Is it a sin (and/or is it not allowed) that a person who has not recieved the sacrament of first communion to recive the Eucharist at all (excluding the annointing of the sick)?.If so then how can you be sure that a person who has’nt recieved first communion does not recieve the Eucharist?.I mean it’s not like you can ask questions to everyone at Mass to make sure that only those who have recieved the Sacrament recieve the Eucharist.
There is no “Sacrament of First Communion”. There is just the Sacrament of the Eucharist or Communion. First Communion is just a formal process for the first time you will receive that same Sacrament. Truth is, you don’t need the formal process at all from a technical standpoint. But the Church does it so that way to make sure those who would receive are prepared to receive and understand the teaching. But in the Eastern Churches, First Communion is given together with Baptism and Confirmation, regardless of age.
Now, how does the Church prevent a non-baptized Catholic from receiving? Honestly she can’t. But that matter would be taken up between that person and God at the end.
But if you are Catholic and are worthy to receive, then you can. That will be your first Communion. There’s really nothing different during First Communion and the succeeding ones. Our former pastor even gave Communion to the kids one Sunday before their First Communion ceremony. Because the ceremony is just that, a ceremony.
In the Roman Catholic Rite, First Communion is deferred until the age of reason, age 7, and Confirmation until the age of discernment.
When it was time for my daughter to make her First Communion, the priest acknowledged that some children may have already “snuck the Eucharist” and referred to the celebration as The First Solemn Communion.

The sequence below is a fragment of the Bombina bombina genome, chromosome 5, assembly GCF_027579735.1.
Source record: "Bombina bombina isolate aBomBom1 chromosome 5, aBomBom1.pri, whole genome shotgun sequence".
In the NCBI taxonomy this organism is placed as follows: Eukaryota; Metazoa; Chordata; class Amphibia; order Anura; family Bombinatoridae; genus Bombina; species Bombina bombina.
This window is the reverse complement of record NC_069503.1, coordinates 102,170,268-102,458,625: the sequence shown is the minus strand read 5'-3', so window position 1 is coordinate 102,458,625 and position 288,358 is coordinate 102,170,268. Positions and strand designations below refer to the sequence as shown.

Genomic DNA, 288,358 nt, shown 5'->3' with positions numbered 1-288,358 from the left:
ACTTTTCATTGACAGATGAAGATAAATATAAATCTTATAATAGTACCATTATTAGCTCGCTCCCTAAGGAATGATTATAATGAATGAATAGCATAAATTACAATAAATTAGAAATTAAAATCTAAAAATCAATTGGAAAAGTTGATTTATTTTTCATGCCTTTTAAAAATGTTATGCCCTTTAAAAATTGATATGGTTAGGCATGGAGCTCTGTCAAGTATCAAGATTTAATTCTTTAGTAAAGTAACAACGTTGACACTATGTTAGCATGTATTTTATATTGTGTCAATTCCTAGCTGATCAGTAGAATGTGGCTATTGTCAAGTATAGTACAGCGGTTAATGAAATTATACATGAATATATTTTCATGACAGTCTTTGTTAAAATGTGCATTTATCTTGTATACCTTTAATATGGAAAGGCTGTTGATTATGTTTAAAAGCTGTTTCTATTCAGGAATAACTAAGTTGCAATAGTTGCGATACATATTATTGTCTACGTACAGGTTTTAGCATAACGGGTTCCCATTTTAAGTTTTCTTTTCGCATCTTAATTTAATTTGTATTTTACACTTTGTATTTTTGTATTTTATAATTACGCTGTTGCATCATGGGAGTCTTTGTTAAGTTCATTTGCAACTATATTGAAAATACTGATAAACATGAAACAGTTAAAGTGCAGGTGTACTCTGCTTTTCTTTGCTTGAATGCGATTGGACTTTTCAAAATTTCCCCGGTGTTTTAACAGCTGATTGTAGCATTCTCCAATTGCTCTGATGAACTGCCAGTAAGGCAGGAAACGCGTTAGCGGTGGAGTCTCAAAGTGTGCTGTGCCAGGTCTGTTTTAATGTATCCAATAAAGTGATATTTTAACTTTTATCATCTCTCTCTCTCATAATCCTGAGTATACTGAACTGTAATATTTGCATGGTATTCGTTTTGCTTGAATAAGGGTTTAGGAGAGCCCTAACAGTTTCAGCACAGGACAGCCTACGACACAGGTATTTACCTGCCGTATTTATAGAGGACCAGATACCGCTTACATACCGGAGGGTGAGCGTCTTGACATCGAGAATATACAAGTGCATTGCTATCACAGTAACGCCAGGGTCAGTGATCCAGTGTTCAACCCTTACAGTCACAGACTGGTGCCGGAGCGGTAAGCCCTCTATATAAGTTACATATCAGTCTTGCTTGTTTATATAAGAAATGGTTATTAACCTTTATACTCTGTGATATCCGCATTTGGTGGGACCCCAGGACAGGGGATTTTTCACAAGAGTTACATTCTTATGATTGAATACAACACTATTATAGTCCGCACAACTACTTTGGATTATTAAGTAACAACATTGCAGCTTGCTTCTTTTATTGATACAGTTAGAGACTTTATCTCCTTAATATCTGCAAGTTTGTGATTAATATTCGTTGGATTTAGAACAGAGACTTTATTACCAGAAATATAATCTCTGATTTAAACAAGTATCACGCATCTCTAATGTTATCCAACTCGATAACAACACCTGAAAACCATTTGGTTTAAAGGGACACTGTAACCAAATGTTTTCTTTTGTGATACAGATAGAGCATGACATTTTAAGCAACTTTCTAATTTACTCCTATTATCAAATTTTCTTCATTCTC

As members of the Body of Christ, each of us has an obligation to safeguard the Eucharist. My grandchildren are not Catholic. They have learned to cross their arms across their chest, a regional custom, and approach the altar for a blessing. I have further caught the priest’s eye and shaken my head as they approached the altar indicating that they were not to receive.
When I was younger, traveling in a foreign country where I didn’t speak the language, I went to Mass with a group of Catholic friends. (I hadn’t made up my mind that I was going to convert; in fact, I’m in RCIA now) The priest didn’t understand the crossed arms over the chest thing that is normal for those who want a blessing instead of Communion. I coughed due to a whiff of some smell and next thing I know he had place the Eucharist in my mouth…
Actually this depends on the diocese. Some diocese, such as ours, are now doing First Reconciliation, First Communion, and Confirmation at the age of reason rather than waiting for Confirmation. This is called the Restored Order.
It is required, in the Latin Rite, that a person be properly instructed in the Eucharist before receiving it. Note that this is primarily the responsibility of the parents and the pastor.
Can. 913 §1. The administration of the Most Holy Eucharist to children requires that they have sufficient knowledge and careful preparation so that they understand the mystery of Christ according to their capacity and are able to receive the body of Christ with faith and devotion.
§2. The Most Holy Eucharist, however, can be administered to children in danger of death if they can distinguish the body of Christ from ordinary food and receive communion reverently.
Can. 914 It is primarily the duty of parents and those who take the place of parents, as well as the duty of pastors, to take care that children who have reached the use of reason are prepared properly and, after they have made sacramental confession, are refreshed with this divine food as soon as possible. It is for the pastor to exercise vigilance so that children who have not attained the use of reason or whom he judges are not sufficiently disposed do not approach holy communion.